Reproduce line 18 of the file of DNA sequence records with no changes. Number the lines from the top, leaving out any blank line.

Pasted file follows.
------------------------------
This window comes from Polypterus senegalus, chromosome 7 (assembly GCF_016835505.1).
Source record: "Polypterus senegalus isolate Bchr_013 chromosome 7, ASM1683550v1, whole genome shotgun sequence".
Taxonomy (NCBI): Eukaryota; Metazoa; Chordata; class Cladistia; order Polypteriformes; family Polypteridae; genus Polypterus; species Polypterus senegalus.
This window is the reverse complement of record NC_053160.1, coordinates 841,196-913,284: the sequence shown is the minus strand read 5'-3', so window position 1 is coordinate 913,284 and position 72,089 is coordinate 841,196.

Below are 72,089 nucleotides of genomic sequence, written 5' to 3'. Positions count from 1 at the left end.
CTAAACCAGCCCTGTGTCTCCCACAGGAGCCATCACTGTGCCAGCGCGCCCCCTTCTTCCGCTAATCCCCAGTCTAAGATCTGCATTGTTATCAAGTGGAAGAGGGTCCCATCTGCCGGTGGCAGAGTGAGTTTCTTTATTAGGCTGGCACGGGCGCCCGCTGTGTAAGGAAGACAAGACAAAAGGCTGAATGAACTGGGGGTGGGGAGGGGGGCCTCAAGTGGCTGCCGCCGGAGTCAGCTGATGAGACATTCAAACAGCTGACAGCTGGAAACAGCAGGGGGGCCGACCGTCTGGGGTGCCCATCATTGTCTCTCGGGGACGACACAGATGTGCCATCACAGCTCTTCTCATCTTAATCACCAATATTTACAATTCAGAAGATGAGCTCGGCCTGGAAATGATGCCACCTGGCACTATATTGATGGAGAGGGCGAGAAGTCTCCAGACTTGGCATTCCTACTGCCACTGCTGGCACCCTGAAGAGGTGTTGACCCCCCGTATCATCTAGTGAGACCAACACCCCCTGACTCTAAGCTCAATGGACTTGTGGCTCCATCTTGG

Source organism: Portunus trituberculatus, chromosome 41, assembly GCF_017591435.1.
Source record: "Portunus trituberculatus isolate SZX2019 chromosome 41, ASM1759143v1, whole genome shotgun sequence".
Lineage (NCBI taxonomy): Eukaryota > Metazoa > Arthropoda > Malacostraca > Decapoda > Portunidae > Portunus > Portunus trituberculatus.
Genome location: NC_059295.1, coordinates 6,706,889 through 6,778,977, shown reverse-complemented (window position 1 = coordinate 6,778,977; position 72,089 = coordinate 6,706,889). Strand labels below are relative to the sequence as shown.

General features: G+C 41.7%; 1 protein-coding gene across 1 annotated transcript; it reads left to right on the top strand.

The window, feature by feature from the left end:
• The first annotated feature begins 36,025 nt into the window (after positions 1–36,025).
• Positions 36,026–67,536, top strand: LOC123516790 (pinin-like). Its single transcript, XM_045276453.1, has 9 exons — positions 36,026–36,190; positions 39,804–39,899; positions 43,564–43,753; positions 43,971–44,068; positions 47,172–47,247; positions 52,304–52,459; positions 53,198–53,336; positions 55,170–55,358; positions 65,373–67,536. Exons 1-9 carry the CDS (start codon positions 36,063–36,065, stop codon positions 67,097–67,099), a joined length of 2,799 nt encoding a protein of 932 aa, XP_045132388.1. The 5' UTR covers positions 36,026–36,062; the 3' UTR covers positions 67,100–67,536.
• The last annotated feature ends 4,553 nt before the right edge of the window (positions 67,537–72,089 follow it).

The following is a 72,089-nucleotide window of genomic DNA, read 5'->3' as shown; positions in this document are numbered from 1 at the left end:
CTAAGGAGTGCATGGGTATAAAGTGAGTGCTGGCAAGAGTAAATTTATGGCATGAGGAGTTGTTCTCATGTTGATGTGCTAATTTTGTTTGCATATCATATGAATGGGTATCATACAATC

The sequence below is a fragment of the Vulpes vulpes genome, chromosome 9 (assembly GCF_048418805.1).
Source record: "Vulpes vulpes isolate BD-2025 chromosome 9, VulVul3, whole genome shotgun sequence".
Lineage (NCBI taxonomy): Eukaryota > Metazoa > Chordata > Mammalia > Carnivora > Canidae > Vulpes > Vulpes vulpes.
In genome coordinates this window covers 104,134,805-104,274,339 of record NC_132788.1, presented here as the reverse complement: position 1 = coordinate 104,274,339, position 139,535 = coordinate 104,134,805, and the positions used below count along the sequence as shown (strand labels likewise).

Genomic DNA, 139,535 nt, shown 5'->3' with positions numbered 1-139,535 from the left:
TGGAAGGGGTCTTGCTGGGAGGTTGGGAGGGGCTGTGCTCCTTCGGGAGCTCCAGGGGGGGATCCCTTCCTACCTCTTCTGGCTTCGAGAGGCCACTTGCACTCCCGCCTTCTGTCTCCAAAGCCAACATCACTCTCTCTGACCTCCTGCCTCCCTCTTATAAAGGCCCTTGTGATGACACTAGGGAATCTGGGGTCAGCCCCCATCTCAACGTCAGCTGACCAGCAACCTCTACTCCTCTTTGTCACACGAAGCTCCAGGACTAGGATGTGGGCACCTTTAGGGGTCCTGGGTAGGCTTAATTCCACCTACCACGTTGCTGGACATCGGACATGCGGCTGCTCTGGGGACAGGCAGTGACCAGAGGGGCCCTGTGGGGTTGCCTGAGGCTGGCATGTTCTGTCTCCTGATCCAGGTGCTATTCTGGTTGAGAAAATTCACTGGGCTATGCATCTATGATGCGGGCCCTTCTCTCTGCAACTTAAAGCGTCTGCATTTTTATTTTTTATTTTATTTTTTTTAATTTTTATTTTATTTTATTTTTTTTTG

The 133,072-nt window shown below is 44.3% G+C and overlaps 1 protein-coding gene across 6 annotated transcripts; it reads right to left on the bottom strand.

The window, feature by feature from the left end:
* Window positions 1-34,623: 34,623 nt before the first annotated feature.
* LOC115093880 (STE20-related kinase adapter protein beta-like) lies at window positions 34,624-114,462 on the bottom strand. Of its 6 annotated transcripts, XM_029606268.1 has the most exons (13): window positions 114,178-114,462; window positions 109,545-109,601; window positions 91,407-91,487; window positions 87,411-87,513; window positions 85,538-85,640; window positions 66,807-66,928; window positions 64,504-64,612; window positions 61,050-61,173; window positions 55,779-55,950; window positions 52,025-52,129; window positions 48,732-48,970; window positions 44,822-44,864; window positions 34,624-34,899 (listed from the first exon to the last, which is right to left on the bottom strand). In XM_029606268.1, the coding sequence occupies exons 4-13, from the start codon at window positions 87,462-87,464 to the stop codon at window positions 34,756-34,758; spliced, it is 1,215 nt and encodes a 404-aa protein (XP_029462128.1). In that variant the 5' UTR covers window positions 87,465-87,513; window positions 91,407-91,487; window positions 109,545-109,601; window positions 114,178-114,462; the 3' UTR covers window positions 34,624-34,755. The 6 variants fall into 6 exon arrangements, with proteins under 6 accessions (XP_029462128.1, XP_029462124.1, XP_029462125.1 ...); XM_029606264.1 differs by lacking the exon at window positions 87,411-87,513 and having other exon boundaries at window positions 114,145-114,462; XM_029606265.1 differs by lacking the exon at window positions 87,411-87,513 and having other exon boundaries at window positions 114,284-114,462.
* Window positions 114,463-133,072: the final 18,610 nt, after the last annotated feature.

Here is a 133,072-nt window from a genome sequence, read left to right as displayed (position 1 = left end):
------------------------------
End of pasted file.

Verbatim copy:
The sequence below is a fragment of the Vulpes vulpes genome, chromosome 9 (assembly GCF_048418805.1).